For day 60 of 365 Days Wild I visited the next nature reserve to be found along the course of the River Trent. This is the Langford Lowfields Reserve, in Nottinghamshire. I was again accompanied by my mum, who, like me, is currently enjoying being able to get out of the house, post lockdown. We hadn’t actually intended to visit this nature reserve when we left the house – mainly because we didn’t actually know that it stretched quite so far down the river! We were following another path from the village of Collingham, where we lived over ten years ago now, down to the River Trent, when we spotted a rather grubby and faded RSPB sign on a gate.
It gave instructions on how to access the site – namely, along a foot path that we had walked straight past. We, of course, just had to go and explore.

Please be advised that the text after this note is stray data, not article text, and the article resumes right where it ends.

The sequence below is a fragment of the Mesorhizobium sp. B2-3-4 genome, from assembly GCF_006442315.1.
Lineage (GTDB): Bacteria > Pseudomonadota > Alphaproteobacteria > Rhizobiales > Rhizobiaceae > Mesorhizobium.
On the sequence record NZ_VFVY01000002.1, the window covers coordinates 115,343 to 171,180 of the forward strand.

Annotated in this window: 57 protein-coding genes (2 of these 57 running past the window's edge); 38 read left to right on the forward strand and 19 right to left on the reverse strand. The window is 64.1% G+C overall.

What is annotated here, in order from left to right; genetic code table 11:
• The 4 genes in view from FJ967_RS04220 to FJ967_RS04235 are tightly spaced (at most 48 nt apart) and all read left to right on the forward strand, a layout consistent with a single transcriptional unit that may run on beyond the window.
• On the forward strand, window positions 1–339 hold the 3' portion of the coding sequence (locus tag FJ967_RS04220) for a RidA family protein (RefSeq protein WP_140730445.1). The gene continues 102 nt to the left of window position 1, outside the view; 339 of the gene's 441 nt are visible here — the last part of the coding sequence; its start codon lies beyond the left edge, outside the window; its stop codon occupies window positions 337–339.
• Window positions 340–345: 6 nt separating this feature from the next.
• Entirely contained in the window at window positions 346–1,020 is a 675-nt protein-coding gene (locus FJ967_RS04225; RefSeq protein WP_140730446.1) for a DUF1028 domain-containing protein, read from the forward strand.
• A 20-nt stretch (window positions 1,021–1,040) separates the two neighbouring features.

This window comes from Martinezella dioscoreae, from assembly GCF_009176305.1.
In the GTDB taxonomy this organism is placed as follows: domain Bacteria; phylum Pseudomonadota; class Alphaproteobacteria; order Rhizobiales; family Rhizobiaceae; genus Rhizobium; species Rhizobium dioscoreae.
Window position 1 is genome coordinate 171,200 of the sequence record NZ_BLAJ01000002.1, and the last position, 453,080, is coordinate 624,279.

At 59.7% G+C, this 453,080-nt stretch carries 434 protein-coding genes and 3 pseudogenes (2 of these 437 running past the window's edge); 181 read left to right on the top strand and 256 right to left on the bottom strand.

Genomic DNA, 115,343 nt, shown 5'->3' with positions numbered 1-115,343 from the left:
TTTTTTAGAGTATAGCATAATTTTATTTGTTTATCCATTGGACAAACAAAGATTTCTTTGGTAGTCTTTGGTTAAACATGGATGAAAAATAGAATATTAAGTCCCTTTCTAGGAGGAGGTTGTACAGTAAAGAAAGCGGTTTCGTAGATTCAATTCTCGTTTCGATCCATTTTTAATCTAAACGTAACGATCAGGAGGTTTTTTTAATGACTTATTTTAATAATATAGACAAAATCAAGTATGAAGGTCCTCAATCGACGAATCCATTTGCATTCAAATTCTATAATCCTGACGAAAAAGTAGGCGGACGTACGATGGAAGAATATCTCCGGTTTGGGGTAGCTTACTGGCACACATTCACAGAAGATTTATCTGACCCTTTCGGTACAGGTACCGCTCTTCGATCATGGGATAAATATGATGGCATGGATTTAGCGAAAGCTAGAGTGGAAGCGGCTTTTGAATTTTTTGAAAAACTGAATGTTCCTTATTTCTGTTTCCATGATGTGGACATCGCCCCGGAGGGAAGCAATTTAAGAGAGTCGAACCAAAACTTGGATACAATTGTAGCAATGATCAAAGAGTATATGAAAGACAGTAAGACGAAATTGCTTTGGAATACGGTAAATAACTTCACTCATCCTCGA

The former gravel pits at Langford are managed by the RSPB in partnership with Tarmac. It’s a flagship program to showcase how wetland habitats can be created on a large scale. Unfortunately, as we hadn’t actually planned the trip – just a quick walk down to the river – our time was limited. We didn’t walk far enough to access the site properly or to view the resident wildlife. It seems it’s a 50 minute walk just to fully access the site! Wildlife highlights from the reserve are said to include bitterns, brown hares, bearded tits, marsh harriers, avocets, and wintering wildfowl, as well as mumurations of starlings. Next time we’ll plan the trip and set aside plenty of time for it.
We did enjoy following the footpaths for a while, though. We walked past fields of barley, as well as past stretches of grass and wild growth, particularly thistle and dock. We caught the occasionally glimpse of the gravel pits, beyond.
Even though we didn’t see the nature reserve at its best, it was still an enjoyable morning’s walk down some unexpected footpaths.